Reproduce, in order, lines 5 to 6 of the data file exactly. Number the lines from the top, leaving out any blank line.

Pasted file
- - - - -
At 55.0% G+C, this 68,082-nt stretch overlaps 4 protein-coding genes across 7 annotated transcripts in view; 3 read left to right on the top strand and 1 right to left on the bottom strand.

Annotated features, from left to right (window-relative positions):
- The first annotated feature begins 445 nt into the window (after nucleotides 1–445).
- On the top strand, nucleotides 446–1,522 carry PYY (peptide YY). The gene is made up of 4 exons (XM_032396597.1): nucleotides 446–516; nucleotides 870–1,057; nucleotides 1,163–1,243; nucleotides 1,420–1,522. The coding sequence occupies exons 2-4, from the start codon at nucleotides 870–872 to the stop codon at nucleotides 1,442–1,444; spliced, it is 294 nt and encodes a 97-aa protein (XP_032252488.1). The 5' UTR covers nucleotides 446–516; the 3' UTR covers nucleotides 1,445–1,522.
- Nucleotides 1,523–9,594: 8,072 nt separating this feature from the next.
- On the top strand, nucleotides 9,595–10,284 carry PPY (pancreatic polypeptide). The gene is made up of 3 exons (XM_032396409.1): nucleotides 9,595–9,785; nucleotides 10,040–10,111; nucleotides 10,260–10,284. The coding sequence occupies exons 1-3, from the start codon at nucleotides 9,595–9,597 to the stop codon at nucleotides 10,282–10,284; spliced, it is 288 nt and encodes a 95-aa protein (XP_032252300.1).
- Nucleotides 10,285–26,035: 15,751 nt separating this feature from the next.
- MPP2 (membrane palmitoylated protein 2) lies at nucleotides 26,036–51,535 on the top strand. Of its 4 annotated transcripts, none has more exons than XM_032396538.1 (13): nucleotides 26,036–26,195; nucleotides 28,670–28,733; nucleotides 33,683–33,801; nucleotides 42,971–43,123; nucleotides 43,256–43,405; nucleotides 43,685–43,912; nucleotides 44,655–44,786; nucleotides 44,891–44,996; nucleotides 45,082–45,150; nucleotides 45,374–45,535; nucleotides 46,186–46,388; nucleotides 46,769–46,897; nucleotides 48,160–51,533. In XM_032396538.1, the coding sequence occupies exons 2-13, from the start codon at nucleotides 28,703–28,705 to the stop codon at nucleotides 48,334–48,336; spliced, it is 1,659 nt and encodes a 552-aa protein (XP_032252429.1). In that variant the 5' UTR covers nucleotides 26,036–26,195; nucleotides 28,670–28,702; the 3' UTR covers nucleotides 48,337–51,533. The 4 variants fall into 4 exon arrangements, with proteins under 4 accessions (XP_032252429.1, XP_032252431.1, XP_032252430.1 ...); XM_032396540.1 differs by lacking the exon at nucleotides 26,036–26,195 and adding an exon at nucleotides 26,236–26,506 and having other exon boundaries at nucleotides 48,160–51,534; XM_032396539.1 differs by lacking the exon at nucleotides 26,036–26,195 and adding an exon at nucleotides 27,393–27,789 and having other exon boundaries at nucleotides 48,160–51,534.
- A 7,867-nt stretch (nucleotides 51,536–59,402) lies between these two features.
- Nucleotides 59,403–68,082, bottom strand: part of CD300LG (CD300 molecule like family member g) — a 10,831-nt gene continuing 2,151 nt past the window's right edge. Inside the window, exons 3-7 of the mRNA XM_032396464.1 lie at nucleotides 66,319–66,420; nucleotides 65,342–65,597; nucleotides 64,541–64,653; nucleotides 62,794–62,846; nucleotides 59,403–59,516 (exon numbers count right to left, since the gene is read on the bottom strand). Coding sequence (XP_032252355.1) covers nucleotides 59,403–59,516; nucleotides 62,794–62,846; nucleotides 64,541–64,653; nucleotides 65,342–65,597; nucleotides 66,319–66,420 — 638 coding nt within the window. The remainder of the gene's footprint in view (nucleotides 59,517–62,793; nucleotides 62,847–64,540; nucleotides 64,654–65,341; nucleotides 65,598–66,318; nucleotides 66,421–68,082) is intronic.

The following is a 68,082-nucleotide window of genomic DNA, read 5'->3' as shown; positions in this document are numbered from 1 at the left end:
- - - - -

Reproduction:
- Nucleotides 1,523–9,594: 8,072 nt separating this feature from the next.
- On the top strand, nucleotides 9,595–10,284 carry PPY (pancreatic polypeptide). The gene is made up of 3 exons (XM_032396409.1): nucleotides 9,595–9,785; nucleotides 10,040–10,111; nucleotides 10,260–10,284. The coding sequence occupies exons 1-3, from the start codon at nucleotides 9,595–9,597 to the stop codon at nucleotides 10,282–10,284; spliced, it is 288 nt and encodes a 95-aa protein (XP_032252300.1).